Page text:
Working in partnership with men: Violence against women in Cote d’Ivoire

If we try to challenge men’s concepts of gender norms, can we change discriminatory attitudes and violent behaviour? Reducing violence against women by changing men’s attitudes and behaviour is an intervention area that has not been well-explored, particularly in low income settings. GVHC is working in partnership with the International Rescue Committee (IRC) and Men’s Resources International (MRI) to conduct an intervention study in Cote d’Ivoire to evaluate a new violence prevention programme that focuses on men. MRIs intervention aims to challenge existing constructions of masculinity in 12 rural communities. GVHC will assess the intervention impact through a randomized community trial study that will take place over three years. The first phase of the study, completed in December 2008, included a baseline survey of nearly 2,700 women and men to measure the prevalence of violence in and outside the home and conflict-related experiences and responses, including physical and mental health symptoms. The intervention will be followed through monitoring activities and qualitative methods to help IRC understand the pathways of influence of the MRI strategy. In 2011, GVHC will conduct an end-line survey to assess differences between communities that did and did not receive the intervention. Our research in Cote d’Ivoire is a unique post-conflict study that can inform policy level decisions on disarmament, rehabilitation and reconstruction. The findings will also provide insights for current and future violence prevention programming in Cote d’Ivoire and other similar settings.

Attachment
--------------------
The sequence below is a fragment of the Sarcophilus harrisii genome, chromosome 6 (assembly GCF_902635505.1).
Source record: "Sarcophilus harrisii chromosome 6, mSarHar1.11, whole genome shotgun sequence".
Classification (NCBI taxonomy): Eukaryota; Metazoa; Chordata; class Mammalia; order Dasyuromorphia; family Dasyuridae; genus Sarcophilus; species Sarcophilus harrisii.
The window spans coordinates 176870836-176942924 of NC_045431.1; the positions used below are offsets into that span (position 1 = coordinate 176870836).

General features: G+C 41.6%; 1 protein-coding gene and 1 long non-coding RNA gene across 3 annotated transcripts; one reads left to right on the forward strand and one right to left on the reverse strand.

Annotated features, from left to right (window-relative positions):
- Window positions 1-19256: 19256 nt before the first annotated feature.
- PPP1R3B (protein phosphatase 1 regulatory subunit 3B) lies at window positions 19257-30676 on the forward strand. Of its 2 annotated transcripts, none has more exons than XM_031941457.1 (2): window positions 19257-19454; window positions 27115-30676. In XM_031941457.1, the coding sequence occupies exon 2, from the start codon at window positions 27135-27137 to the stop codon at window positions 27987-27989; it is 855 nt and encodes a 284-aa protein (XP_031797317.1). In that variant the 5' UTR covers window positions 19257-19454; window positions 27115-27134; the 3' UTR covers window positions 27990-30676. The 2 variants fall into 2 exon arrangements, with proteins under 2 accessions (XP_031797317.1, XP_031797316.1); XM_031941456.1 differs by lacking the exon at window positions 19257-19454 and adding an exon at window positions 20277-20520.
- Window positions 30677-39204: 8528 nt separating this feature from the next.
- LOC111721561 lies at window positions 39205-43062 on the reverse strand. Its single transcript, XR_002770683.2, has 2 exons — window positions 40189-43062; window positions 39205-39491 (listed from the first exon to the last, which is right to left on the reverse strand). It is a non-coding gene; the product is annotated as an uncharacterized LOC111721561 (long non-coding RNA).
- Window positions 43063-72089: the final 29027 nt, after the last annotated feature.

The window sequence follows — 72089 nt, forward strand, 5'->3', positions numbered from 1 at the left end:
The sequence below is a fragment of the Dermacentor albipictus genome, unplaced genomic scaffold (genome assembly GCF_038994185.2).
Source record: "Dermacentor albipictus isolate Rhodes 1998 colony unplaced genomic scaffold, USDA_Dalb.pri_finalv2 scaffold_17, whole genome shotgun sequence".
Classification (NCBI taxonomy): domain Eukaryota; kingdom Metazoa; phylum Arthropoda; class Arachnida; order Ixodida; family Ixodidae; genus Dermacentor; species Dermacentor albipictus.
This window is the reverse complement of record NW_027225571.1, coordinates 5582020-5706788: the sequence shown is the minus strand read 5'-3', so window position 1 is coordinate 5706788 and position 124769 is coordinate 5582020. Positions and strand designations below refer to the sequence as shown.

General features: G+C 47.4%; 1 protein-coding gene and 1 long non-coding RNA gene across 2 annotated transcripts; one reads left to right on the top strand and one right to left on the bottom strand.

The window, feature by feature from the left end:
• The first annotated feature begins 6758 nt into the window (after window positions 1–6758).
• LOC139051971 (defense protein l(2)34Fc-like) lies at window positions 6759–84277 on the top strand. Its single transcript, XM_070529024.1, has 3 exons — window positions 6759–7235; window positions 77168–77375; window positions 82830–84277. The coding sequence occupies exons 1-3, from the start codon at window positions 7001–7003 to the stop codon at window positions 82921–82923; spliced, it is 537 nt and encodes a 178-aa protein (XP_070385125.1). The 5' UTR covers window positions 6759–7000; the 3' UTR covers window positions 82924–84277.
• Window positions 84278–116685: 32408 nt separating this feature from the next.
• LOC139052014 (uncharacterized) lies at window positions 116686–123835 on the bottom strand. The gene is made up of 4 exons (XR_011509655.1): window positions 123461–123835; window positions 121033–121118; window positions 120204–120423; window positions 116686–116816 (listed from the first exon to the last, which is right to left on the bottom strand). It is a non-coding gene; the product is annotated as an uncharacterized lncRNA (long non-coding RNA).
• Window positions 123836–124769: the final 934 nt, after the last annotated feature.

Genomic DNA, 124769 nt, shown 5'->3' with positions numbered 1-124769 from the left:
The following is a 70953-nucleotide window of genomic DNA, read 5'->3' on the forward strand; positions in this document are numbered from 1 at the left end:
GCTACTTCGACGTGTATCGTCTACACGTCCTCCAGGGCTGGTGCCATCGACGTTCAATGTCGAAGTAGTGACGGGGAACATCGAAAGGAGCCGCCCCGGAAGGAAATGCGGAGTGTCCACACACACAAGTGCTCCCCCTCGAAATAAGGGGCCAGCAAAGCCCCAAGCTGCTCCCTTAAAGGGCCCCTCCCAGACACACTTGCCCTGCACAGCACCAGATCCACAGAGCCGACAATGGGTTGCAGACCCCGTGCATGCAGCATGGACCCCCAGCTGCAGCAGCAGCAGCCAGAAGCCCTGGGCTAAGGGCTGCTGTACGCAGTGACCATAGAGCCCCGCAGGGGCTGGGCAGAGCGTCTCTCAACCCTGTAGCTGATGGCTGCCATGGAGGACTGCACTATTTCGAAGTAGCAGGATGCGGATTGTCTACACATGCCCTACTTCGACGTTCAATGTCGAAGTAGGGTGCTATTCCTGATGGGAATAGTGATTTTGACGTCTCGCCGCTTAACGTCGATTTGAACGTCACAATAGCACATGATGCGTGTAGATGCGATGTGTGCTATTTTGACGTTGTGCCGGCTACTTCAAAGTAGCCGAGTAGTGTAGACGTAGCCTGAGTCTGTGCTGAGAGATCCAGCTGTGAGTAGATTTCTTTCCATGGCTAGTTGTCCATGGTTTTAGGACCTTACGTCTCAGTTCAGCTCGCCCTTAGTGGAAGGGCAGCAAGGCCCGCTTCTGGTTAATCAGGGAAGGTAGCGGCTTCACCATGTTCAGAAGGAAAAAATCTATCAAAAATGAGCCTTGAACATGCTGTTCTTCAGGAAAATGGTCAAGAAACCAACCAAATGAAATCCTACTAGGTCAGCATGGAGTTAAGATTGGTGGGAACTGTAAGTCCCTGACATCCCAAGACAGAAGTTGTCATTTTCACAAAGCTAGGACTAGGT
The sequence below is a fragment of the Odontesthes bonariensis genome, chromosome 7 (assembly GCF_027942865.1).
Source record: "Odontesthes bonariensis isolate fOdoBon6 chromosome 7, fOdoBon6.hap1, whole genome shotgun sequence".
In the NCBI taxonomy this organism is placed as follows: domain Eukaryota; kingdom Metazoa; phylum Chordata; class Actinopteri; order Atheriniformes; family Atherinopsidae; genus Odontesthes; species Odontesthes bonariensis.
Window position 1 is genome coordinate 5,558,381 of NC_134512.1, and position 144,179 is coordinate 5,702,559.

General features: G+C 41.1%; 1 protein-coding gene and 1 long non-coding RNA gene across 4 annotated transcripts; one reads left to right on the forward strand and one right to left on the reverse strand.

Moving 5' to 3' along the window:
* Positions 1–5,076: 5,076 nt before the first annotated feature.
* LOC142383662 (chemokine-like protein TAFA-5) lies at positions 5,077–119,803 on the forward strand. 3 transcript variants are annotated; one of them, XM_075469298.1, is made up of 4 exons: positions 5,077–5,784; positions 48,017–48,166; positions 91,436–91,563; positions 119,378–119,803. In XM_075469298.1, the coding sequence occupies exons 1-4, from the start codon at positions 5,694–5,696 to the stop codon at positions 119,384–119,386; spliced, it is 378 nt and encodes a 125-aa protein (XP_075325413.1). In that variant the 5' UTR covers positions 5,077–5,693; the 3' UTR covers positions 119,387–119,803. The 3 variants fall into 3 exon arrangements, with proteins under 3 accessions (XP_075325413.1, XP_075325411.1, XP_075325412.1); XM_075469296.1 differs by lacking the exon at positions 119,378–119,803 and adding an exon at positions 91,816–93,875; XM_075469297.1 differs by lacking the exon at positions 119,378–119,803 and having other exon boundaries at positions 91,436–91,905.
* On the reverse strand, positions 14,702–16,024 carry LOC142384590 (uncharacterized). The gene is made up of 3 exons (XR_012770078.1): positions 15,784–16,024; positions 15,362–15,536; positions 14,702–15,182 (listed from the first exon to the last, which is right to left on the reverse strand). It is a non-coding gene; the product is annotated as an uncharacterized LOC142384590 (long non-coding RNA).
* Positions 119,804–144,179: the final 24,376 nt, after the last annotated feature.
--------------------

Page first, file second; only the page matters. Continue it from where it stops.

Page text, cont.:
GVHC research staff: Mazeda Hossain, Cathy Zimmerman, Charlotte Watts Project partners: International Rescue
Committee Donor, Phase I: International Rescue Committee
Phase II: Funding is being sought to conduct an economic evaluation of the project, and to support local research capacity building activities.

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